On this view, society loses an objective idea of the good, and it is readily defined in terms of appetite and satisfaction. Government must do something to make me happy, equal, and free. Kolnai calls this facet of progressive democracy the “immanent sovereignty of human needs.” The common good must be interpreted in terms of “sameness of reference, use, enjoyment, and immediacy.” That is, “no man must hold more or be more than his fellow man” and if he does happen to “hold more or represent more” this be “on behalf, and in the name and jurisdiction of Society.”
So financial success or even heterosexual marriage are an affront to the uniformity of the common man’s satisfactions. Kolnai says “the quasi-religious impetus of Total Equalitarianism draws on deeper forces than envy and jealousy, competitive self-assertion, the need to overcome for one’s inferiorities, and craving for material comforts.”
In fact, the Common Man is “Man Divine as mere man . . . Man above whom is set no Order, no Power, no Being essentially different from him, impervious to his reason, independent of his will; no social authority, therefore, either, which symbolizes and expresses this fact and this sense of metaphysical subordination.” The notion of common man embodies the modern aspiration to overcome limitations and contingency – to be free in the most radical sense of free from limitation of nature and God.
Thus, Kolnai claims that the “war against nobility” is “in truth an essential and metaphysical rebellion leveled at something that towers infinitely above kings, dukes, barons, squires, factory owners, generals and admirals, fops or usurpers.” The common man must be the generator of value, not submissive to any higher value. So progressives must rely on the means of a centralizing “mass consciousness and will.”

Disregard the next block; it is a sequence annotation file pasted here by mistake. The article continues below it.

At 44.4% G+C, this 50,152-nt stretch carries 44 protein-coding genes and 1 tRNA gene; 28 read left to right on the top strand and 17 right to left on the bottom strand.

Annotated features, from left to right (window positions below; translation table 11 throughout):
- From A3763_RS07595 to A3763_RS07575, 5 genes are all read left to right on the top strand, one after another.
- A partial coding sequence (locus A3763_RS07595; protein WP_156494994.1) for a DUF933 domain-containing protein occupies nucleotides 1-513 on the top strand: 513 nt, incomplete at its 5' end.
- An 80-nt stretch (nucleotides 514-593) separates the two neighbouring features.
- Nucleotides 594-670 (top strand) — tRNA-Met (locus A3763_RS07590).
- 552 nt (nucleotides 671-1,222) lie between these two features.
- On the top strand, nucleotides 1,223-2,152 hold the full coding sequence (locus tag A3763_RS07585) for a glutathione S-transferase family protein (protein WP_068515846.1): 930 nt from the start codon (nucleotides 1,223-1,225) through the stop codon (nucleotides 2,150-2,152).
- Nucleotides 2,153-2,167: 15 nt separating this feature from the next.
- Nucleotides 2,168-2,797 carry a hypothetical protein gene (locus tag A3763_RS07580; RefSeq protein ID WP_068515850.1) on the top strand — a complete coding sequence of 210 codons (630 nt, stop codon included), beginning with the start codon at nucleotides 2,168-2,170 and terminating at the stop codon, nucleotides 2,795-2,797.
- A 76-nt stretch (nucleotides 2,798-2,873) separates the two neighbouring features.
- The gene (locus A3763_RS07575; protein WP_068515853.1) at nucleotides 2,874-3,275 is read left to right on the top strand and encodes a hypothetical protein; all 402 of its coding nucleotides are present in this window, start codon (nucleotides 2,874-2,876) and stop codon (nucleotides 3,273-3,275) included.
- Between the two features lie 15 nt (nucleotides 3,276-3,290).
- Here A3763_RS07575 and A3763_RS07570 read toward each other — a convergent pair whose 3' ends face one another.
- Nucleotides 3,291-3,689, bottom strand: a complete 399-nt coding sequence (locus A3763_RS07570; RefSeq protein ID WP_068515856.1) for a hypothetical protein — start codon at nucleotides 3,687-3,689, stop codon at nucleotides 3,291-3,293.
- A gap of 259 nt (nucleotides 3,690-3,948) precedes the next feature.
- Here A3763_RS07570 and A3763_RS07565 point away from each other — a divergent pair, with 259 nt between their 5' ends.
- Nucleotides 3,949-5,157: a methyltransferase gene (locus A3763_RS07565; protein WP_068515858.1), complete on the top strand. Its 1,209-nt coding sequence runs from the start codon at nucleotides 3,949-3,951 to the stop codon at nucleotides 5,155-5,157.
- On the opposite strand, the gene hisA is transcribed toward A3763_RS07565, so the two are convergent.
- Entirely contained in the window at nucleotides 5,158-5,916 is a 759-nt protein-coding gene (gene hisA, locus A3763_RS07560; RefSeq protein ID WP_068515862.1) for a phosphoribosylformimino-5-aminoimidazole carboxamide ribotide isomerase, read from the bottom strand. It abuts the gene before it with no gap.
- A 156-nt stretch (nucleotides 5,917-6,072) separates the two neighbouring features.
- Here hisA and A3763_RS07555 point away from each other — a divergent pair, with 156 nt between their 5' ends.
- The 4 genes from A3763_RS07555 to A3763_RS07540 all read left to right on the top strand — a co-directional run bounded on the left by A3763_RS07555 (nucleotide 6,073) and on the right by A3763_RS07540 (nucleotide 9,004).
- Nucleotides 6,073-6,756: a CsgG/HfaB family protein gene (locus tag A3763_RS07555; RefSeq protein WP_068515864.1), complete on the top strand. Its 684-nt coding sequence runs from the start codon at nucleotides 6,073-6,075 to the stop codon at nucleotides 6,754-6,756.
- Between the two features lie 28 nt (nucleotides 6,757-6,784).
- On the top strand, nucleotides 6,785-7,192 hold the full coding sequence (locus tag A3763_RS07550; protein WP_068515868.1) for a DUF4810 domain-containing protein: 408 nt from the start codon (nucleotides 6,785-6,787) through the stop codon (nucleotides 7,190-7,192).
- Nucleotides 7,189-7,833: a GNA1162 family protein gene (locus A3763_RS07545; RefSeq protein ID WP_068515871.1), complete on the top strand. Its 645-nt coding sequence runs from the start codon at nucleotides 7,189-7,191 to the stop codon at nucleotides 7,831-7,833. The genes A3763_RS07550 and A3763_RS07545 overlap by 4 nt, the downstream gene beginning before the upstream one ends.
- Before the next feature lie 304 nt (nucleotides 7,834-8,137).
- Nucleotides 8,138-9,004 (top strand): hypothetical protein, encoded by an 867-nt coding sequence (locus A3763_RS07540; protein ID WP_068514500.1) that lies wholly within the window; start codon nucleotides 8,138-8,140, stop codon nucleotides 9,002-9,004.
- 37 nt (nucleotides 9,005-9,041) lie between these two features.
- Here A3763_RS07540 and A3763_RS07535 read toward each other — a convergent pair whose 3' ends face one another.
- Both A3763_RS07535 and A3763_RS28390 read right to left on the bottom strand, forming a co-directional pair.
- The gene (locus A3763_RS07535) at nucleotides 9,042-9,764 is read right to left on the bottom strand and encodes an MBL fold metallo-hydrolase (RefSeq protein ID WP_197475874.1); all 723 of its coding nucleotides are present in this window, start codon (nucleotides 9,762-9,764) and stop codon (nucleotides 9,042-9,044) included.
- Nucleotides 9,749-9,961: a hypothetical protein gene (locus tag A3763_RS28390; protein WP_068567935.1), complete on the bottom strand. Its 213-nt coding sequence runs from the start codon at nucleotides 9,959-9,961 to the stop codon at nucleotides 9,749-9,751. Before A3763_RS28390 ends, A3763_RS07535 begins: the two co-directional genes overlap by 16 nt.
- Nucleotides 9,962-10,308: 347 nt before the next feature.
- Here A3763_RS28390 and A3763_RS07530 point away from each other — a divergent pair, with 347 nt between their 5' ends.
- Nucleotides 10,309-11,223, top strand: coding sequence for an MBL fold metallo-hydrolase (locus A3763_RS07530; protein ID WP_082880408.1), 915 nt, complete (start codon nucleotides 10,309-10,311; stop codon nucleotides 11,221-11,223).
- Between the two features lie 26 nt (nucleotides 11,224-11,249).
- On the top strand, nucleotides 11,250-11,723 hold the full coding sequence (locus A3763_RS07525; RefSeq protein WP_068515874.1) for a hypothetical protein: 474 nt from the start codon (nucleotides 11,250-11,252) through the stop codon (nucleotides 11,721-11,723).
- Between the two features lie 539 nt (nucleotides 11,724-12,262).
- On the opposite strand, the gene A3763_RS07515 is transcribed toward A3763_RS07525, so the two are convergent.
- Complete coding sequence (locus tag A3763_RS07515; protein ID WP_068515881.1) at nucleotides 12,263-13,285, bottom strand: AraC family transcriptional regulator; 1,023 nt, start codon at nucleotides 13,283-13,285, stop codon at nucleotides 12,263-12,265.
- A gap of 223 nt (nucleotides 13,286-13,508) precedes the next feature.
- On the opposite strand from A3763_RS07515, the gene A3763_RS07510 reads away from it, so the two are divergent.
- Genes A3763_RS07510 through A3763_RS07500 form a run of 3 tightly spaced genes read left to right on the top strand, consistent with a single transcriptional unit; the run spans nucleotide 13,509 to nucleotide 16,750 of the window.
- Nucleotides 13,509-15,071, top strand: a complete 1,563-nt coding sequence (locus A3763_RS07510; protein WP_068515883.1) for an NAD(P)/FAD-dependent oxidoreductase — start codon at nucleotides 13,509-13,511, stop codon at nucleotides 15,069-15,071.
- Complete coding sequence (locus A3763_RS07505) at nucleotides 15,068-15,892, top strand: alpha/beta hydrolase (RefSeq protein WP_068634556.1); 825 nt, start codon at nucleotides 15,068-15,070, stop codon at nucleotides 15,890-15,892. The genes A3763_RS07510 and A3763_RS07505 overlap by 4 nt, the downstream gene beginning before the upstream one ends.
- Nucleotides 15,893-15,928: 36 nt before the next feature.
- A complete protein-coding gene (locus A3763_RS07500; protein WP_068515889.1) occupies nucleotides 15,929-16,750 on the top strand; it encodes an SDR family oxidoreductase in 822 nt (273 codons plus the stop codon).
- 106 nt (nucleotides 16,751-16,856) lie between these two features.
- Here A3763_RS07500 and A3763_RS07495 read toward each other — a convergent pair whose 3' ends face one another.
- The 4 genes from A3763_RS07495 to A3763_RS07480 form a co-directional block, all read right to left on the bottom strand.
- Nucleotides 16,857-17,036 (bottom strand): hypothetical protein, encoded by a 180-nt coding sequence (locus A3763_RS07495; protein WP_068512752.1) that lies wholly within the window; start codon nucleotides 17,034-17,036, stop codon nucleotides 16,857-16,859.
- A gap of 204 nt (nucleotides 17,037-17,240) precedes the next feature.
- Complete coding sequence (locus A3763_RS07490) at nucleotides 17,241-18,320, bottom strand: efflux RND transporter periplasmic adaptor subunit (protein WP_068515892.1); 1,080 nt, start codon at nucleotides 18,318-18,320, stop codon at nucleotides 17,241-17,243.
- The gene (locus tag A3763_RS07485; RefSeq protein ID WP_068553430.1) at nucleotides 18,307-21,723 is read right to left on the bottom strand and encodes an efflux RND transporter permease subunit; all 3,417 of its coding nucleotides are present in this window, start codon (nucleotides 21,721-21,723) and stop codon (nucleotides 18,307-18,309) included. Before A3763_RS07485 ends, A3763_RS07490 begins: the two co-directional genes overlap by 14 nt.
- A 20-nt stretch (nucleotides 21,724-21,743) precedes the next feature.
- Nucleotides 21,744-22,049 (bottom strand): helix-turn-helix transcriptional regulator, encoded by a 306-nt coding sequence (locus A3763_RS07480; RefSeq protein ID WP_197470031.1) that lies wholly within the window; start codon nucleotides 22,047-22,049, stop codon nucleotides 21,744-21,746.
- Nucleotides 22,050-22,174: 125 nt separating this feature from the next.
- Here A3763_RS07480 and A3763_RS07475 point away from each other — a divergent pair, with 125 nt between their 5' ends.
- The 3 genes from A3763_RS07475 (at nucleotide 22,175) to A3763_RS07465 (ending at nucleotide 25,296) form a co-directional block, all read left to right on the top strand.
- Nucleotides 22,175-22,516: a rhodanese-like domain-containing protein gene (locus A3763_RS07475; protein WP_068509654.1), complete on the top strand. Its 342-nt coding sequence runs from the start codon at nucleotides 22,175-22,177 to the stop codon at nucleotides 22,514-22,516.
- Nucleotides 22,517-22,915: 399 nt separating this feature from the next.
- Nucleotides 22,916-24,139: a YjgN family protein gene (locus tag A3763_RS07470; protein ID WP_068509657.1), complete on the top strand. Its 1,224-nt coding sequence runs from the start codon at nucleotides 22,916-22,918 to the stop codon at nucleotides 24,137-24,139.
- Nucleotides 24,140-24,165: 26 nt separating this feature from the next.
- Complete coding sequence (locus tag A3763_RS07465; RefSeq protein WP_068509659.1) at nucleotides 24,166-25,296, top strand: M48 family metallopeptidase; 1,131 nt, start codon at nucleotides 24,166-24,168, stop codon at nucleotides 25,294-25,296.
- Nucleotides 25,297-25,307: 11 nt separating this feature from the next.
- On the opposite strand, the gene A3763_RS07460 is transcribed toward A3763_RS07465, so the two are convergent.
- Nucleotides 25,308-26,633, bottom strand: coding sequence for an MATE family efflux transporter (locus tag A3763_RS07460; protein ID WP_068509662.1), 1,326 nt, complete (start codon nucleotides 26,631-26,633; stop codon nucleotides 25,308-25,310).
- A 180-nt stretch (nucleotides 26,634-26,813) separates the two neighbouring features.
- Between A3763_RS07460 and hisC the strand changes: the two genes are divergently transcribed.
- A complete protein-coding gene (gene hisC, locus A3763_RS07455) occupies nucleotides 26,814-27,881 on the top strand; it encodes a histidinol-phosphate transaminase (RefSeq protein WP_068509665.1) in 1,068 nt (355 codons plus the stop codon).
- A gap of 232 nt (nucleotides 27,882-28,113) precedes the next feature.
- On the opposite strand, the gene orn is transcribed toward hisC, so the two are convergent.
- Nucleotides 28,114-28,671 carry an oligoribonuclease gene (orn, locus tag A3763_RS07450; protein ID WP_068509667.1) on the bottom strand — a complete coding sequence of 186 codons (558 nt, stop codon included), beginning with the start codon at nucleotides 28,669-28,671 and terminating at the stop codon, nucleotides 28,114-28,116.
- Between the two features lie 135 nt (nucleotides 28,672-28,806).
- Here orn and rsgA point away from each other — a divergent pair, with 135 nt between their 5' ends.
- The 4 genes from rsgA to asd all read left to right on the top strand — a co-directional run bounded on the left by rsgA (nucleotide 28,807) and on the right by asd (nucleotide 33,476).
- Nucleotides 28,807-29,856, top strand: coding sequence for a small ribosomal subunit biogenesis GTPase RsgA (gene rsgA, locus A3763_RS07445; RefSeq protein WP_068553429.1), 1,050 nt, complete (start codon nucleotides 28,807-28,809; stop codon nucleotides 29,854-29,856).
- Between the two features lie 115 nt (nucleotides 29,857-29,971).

Indeed, Kolnai attributes to the political power of the Common Man “the ensemble of human consciousness moving and decreeing in complete unison throughout all individual minds.” This progressive ideology is astir in our country today. The consummation of the marriage of the Democratic Party and the national media has allowed the ideology of progressivism to permeate the electorate and is no doubt a factor in this election. We confront powers and principalities.
And this brings me to a third point. Are the Catholics who help to elect President Obama sharing in the self-righteousness triumph of the progressive Democratic Party in this victory of Obama and Biden? The slaughter of the unborn will continue unabated. Contraceptives will be distributed far and wide. Homosexual behavior and homosexual “marriage” will gain a deeper hold upon the social life of the country. Catholics and others will be forced to fund and facilitate these attacks upon life and marriage. Catholics will increasingly be ridiculed and silenced through the bias of the media and the censorship of the Academy.
Will the Catholic supporters of Obama stand by and support their fellow Catholics when Obamacare and the HHS mandate force the closure of Catholic institutions? What if Catholics choose to resist the law and face harsher legal penalties, such as imprisonment?
It is a time for action, especially resistance to unjust law, and it is a time for deepening of faith formation. The English historian Christopher Dawson famously said, “The secular Leviathan is most vulnerable in its brain.”